In this written submission to the Defence Committee's inquiry into the work of the Service Complaints Ombudsman, we focus on how issues with the complaints system may affect the youngest serving personnel in the armed forces, particularly those under 18 years old, and recommend that the youngest members of the armed forces are considered as a distinct group in relation to the functioning of the service complaints system.
At the launch event for our report with Medact on Selling the Military: A critical analysis of contemporary recruitment marketing in the UK, contributors and participants told us why they think this is an important issue. And a longer film of the presentation summarising the report.
Contact your MP, other political representative or local union or political branch about the military involvement in education and raising the age of military recruitment.
This report, written by ForcesWatch and published with the public health charity Medact, analyses the way the armed forces market their careers to adolescents and young people, creating powerful messages that which exploit developmental vulnerabilities and social inequality, risking the health and well-being of recruits. Narratives of camaraderie and self-development also serve to promote an uncontroversial and depoliticised idea of the military more widely which promote self-fulfilment in the context of conflict.
27/02/2019ForcesWatch press release
A report published today (27 February 2019) critiques the armed forces’ marketing practice in selling their careers to vulnerable adolescents. This comes in the wake of the Army's controversial new 'Snowflake' recruiting campaign.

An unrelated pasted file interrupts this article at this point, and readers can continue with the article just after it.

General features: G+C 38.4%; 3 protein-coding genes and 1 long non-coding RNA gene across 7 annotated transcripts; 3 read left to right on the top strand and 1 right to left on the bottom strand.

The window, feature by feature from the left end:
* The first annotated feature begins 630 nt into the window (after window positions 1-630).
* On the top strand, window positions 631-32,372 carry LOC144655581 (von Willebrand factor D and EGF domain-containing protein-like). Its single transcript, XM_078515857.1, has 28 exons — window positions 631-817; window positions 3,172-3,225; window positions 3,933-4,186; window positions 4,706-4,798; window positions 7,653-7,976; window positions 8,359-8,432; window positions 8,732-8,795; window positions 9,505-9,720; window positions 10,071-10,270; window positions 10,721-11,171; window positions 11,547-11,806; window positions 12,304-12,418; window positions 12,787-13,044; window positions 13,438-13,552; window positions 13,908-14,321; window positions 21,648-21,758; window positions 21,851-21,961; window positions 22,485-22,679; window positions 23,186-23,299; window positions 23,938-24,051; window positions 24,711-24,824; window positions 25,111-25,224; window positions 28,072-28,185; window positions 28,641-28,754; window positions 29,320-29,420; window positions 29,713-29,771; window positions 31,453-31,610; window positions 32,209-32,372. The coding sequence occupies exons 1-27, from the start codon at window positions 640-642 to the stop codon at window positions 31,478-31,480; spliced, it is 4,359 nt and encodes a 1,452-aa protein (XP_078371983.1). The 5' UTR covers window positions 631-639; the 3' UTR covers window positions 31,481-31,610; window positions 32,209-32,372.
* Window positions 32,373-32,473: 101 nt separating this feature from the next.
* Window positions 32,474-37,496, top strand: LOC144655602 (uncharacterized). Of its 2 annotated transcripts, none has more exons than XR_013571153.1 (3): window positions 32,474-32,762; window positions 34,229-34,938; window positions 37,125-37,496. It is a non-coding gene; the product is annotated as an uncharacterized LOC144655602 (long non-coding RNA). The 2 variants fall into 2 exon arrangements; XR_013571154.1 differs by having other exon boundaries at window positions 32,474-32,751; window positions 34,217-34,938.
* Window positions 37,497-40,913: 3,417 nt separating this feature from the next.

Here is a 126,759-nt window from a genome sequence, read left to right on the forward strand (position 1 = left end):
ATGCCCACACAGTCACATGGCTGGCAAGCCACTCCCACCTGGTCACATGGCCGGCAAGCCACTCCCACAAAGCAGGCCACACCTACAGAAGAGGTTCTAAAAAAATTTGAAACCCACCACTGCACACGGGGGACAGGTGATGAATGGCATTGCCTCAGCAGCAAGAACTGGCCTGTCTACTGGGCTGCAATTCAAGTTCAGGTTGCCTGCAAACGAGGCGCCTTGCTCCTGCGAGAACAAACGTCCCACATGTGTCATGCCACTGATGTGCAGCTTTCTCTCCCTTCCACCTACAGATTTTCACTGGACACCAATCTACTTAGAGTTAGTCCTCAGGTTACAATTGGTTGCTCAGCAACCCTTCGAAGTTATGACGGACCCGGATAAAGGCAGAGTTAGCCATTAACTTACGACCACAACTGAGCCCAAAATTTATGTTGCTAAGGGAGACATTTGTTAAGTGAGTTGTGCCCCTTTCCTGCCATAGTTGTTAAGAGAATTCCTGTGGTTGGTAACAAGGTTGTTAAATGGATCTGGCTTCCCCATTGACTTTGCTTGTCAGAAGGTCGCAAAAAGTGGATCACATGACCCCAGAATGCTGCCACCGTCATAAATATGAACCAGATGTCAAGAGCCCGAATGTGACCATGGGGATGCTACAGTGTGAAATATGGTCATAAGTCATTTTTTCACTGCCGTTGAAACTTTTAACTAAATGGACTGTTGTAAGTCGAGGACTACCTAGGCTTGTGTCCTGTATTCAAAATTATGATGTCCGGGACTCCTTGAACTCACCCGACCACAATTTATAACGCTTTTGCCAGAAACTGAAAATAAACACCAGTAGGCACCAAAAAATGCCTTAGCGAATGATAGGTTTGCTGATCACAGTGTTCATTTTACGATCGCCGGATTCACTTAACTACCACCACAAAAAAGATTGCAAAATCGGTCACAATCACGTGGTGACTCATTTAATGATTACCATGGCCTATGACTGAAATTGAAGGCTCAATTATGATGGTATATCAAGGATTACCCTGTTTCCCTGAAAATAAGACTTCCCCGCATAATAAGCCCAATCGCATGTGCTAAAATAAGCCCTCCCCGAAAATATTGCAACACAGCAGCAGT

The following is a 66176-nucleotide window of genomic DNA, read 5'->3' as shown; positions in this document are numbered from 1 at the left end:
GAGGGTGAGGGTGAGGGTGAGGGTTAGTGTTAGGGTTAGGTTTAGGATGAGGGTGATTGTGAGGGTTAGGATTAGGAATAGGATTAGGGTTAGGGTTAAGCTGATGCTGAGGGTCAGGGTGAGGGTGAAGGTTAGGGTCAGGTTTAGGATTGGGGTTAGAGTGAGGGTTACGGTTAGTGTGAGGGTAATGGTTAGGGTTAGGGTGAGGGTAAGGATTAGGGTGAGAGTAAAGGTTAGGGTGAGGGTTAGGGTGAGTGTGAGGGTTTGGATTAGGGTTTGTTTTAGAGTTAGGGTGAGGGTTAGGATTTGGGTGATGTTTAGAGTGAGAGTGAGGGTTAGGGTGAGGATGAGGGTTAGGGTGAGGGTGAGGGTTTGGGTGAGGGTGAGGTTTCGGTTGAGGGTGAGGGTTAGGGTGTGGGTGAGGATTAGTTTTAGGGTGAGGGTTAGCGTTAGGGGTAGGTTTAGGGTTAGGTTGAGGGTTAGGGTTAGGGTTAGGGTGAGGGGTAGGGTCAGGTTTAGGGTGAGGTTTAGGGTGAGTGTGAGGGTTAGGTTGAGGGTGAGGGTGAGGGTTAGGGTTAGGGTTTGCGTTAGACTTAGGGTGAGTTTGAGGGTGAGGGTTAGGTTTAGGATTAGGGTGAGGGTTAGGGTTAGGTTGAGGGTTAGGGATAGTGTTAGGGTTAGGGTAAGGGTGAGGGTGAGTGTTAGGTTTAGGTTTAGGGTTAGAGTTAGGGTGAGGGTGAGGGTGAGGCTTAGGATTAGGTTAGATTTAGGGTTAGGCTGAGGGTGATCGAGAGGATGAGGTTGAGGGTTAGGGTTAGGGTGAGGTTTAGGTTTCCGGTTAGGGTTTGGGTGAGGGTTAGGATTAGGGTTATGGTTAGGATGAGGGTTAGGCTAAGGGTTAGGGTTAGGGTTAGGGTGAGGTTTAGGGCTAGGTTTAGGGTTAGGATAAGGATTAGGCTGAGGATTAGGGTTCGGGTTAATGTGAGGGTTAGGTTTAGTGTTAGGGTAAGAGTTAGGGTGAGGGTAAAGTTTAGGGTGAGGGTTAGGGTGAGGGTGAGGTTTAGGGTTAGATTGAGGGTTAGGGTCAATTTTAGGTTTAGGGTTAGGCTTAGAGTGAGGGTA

27/02/2019BMJ Paediatrics Open
This editorial in BMJ Paediatrics Open (2019, vol 3, issue 1) discusses the issues raised in the Medact report, The recruitment of children by the UK Armed Forces: a critique from health professionals, which brought together evidence highlighting the increased risk of death and injury for those recruited under the age of 18. The authors, Reem Abu-Hayyeh and Guddi Singh, contributed to the content and launch of the report Selling the military: A critical analysis of contemporary recruitment marketing in the UK by ForcesWatch and Medact.
We welcome Liberty's Second Rate Justice report and the launch of their new Human Rights Helpline for the UK Armed Forces.
Our response to the Public Accounts Committee have today published their report Skill Shortages in the Armed Forces, which makes a number of problematic recommendations that put the military's operational needs over other considerations.
The nationwide survey found 72% of people who expressed a view believed young people should not be able to join the army until they are 18.
ICM survey was commissioned by campaigners against child soldiers